From the Publisher
"Fear, selfishness and arrogance - these are just some of the dangers that can threaten a climber's life, and in the high-threat world of global commerce and global security, they can destroy a country's or organization's future. Peak performance is about digging deeper to overcome the barriers of our own making. As Chris and Don assert, we have to dig deeper in order to climb higher."--Ralph Heath, Executive Vice President, Aeronautics, Lockheed Martin Corporation
"At last, something new has been written about leadership. The authors skillfully bridge the crosswalk between what is required of leaders in life and death situations scaling the world's highest peaks and the more mundane, but sometimes no less scary, halls of corporate America"--Cathy A. Trower, Ph.D. Research Director, Co-Principal Investigator Collaborative On Academic Careers in Higher Education (COACHE) Harvard University, Graduate School of Education.
"Chris Warner is living proof that courage and intellect provide a powerful leadership combination. He and Don Schmincke serve as outstanding guides for exploring what it takes to lead an organization into difficult and uncharted terrain. If you're an executive who searches for the occasional inspirational gut-check, this book is a must for your shelf."--David Callahan, executive editor, SmartCEO Magazine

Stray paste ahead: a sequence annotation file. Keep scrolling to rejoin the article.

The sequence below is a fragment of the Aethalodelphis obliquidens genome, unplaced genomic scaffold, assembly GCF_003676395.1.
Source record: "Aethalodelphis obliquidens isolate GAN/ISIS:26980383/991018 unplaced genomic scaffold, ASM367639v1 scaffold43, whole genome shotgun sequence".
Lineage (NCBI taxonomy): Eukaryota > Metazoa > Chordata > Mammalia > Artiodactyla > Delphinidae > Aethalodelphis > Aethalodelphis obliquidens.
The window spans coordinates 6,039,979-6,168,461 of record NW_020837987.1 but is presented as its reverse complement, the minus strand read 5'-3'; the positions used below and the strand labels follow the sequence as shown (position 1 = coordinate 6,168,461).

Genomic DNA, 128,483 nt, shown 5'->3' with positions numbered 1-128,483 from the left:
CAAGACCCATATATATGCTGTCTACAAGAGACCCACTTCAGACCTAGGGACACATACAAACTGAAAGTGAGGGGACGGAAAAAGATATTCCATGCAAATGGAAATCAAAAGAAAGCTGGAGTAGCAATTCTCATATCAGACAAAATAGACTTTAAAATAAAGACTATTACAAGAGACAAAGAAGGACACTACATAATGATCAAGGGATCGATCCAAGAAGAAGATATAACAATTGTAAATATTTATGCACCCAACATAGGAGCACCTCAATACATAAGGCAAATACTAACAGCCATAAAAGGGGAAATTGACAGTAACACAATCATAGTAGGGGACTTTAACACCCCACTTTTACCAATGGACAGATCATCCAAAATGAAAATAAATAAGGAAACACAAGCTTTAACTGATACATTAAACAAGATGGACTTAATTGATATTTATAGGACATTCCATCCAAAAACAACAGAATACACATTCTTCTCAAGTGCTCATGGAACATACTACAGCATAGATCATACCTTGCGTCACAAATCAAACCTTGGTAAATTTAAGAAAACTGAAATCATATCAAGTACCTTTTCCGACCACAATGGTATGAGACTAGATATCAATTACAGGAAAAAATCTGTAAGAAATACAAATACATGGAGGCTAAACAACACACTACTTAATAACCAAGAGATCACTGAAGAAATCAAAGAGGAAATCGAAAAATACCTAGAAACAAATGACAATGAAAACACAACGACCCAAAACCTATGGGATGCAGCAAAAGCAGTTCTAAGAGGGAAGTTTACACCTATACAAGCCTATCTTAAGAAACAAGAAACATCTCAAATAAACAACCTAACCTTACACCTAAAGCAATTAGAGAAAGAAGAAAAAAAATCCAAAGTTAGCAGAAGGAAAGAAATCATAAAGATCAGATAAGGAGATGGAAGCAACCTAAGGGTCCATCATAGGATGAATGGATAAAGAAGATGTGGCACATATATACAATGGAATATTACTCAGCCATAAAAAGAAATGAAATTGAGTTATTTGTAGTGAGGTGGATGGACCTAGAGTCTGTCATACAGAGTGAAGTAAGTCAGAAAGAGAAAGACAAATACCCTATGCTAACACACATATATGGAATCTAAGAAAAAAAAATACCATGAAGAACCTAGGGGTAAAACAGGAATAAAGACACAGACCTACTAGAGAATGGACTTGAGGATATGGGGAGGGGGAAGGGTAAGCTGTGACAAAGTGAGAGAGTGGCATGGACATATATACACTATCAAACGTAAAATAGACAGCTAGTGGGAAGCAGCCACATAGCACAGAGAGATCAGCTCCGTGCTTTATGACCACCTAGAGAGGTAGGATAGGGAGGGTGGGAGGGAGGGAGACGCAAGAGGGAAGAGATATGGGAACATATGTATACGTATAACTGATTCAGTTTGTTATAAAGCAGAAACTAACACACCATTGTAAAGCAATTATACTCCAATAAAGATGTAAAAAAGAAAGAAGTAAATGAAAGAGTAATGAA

Warner is a mountaineer and entrepreneur (founder of mountaineering outfitter Earth Treks); Schmincke is an author (The Code of the Executive) and leadership consultant, though he's an MIT-trained scientist and engineer at heart. Having met on a charity climb in the Andes, they discovered similar opinions on human nature and management techniques, from which they developed the concept of "high altitude leadership." Warner and Schminke identify eight psychological mindsets that paralyze organizations and individuals, undermining productivity: Fear, Selfishness, Tool Seduction, Arrogance, Lone Heroism, Cowardice, Comfort and Gravity. Each is discussed in its own chapter, beginning with an often tragic example from Warner's mountaineering life that shows pointedly how similar behavior can lead to workplace catastrophe. Schmincke prides himself on being a "mad scientist" rather than a management guru, focused on practical observation and common-sense application; he employs a deliciously sarcastic tone when discussing typical, ineffective managerial "magic cures" like Mission Statements and Codes of Values. The final chapter is devoted to caring, highlighting the importance of courage, moral code, efficacy, social responsibility, honor, patriotism, virtue, valor and sense of group identity. As much a life guide as a business primer, this book sports a helpful, engaging and positive plan for working together effectively and honestly.
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